“People should continue to wash their hands thoroughly with soap and water, and refrain from touching their faces and rubbing their eyes.”
What are the latest guidelines on Covid-19? (updated)
Everyone must stay at home to help stop the spread of coronavirus.
You should only leave the house for one of four reasons:
shopping for basic necessities, for example food and medicine, which must be as infrequent as possible
one form of exercise a day, for example a run, walk, or cycle – alone or with members of your household
any medical need, or to provide care or to help a vulnerable person
travelling to and from work, but only where this absolutely cannot be done from home
These four reasons are exceptions – even when doing these activities, you should be minimising time spent outside of the home and ensuring you are two metres apart from anyone outside of your household - known as social distancing.
Handwashing and hygiene advice
The simplest of all the measures we have been asked to take, are still the most important. Here is the government guidance on keeping clean to help prevent the spread of respiratory viruses:
Wash your hands more often - with soap and water for at least 20 seconds. Or use a hand sanitiser at home or at work, when you blow your nose, sneeze or cough, eat or handle food;
Avoid touching your eyes, nose, and mouth with unwashed hands;
Avoid close contact with people who have symptoms;
Cover your cough or sneeze with a tissue, then throw the tissue in a bin and wash your hands;
Clean and disinfect frequently touched objects and surfaces in the home.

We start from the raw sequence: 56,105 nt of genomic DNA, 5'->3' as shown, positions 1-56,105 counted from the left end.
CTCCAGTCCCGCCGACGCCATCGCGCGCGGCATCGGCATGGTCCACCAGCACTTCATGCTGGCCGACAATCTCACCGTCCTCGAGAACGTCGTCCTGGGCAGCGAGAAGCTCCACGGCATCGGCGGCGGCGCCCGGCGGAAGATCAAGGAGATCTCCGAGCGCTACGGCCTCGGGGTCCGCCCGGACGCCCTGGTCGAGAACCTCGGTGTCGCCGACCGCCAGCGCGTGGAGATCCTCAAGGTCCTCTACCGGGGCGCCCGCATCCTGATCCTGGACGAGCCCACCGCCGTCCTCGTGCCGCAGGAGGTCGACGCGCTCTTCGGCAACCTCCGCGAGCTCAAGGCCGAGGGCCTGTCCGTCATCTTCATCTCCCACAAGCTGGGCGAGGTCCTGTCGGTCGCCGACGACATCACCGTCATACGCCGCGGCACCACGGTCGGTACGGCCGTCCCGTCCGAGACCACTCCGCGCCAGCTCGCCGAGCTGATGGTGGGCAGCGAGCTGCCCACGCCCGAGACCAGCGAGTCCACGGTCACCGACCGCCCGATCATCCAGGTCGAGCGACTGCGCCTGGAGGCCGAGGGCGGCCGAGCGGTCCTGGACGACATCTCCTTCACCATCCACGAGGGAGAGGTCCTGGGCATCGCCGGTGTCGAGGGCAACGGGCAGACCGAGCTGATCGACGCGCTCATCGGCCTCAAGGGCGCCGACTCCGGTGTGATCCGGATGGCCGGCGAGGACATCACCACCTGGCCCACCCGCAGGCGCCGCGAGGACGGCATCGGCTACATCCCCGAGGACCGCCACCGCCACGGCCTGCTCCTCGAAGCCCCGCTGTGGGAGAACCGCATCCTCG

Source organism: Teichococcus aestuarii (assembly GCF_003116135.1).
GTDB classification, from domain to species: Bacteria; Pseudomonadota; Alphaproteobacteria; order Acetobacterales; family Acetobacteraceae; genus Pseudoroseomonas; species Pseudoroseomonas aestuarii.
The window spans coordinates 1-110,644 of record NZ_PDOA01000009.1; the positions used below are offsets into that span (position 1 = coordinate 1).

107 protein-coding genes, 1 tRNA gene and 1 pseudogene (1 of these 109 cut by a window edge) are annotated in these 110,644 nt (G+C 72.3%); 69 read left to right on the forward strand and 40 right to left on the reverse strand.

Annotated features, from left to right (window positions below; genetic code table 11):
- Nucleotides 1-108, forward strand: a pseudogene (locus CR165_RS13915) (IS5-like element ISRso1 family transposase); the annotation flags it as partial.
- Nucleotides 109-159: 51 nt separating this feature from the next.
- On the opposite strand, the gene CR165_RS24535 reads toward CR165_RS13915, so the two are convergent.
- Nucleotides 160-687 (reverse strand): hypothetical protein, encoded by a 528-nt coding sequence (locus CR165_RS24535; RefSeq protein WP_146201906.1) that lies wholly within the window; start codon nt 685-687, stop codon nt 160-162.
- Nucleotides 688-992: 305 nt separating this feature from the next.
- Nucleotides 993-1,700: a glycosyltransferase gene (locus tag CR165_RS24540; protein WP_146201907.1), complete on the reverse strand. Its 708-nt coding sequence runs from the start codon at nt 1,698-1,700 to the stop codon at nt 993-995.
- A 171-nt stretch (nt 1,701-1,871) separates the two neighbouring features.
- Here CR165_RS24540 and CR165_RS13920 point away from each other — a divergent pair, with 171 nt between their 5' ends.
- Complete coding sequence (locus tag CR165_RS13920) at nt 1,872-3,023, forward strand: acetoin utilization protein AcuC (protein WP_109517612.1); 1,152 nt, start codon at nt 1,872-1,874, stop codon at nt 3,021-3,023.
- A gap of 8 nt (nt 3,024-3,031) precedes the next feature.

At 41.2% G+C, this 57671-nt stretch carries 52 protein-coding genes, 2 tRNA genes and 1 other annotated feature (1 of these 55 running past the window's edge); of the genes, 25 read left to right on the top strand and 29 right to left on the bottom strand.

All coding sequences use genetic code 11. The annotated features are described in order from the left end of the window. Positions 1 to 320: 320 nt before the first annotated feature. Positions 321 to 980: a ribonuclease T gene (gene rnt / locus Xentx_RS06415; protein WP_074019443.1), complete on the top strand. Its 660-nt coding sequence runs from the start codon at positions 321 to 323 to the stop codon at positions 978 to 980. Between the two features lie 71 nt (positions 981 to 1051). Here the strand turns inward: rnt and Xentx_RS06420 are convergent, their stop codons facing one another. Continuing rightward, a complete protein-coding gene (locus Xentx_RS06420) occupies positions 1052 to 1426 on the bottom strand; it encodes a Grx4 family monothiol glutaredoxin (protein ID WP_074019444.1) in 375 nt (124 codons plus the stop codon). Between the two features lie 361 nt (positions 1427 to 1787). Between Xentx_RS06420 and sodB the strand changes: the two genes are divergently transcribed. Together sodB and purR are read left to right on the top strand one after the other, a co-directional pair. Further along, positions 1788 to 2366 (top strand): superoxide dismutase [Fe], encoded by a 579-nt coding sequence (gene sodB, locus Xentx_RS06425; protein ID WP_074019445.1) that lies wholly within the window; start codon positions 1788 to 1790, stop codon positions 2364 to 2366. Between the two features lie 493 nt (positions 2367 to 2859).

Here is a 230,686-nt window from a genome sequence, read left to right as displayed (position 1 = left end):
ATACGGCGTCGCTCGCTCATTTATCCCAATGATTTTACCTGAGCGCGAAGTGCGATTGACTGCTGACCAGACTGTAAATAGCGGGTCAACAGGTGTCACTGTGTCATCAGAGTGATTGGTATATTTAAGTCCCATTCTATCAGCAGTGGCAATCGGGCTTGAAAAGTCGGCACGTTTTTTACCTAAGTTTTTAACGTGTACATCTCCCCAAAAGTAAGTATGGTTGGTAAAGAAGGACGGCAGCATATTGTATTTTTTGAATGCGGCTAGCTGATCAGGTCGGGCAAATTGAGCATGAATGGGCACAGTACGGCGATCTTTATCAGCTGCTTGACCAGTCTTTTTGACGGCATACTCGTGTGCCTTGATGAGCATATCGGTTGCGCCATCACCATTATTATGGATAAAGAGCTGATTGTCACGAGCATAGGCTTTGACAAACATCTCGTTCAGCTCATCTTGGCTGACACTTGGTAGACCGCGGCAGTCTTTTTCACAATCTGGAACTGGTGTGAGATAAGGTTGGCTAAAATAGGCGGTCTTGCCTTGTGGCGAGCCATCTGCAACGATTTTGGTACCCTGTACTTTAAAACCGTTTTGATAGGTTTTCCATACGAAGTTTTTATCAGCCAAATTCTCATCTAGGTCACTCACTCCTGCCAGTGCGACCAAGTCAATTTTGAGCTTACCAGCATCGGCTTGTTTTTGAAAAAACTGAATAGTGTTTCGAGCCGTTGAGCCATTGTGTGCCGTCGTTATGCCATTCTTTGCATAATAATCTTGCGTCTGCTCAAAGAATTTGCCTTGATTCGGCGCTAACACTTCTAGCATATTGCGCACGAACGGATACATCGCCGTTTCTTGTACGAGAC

What should you do if you develop symptoms of coronavirus?
If you live alone and you have symptoms of COVID-19, however mild, stay at home for 7 days from when your symptoms started.
If you live with others and you or one of them have symptoms of coronavirus, then all household members must stay at home and not leave the house for 14 days. The 14-day period starts from the day when the first person in the house became ill.
Dr Anita Herdeiro’s story
This is taken from an article which appeared in The Cumberland News in 2018, when Anita and Bruno were still building the villas at Scalesceugh.
Anita spoke about some of her incredible experiences as a GP around the world, and how she has helped in times of crisis before…
In December 2004 Anita travelled to Colombo in Sri Lanka to work for the Red Cross. She had been there just a few days when the sea went out so far that fish were left floundering on the sand.
The tsunami which followed killed 230,000 people in 14 countries.
"I was a few roads in," recalls Anita. "I saw the water go out. I didn't see it come in. We just heard the screams.
"When you went out you could see bodies and destruction. I had family friends there. One was on a train. It got swept away by the tsunami. They died.
“To see bodies everywhere is pretty grim, even if you're a doctor.
"There was just complete chaos. You go into a mode of just having to get on with it: try and organise.
"The whole world wanted to help. They were sending people from all over the globe. If this is not co-ordinated it becomes a complete mess.
“The Red Cross worked with the government and co-ordinated the NGOs [non-governmental organisations, such as charities]. I ended up staying for three months."
An earlier formative experience came 20 years ago when Anita was in her late teens.
"I'm Bengali by background. My family are from Calcutta. I was visiting family.
“Mother Teresa had come back to Calcutta, working with children who were traumatised.
"My cousin said 'Let's just pop by.' The sisters who worked at her charity said 'She's upstairs. Would you like to meet her?'
"When I said to Mother Teresa 'I work with children. I'm a doctor', she said 'Would you work with us? Can you spare any time?' So I did.
"I was meant to be on holiday. I ended up staying longer. She said 'Continue in medicine. The point of what you do is your ability to help and change anything that you can. That's what power really is.'
“That was four or five days before she passed away."
Full story here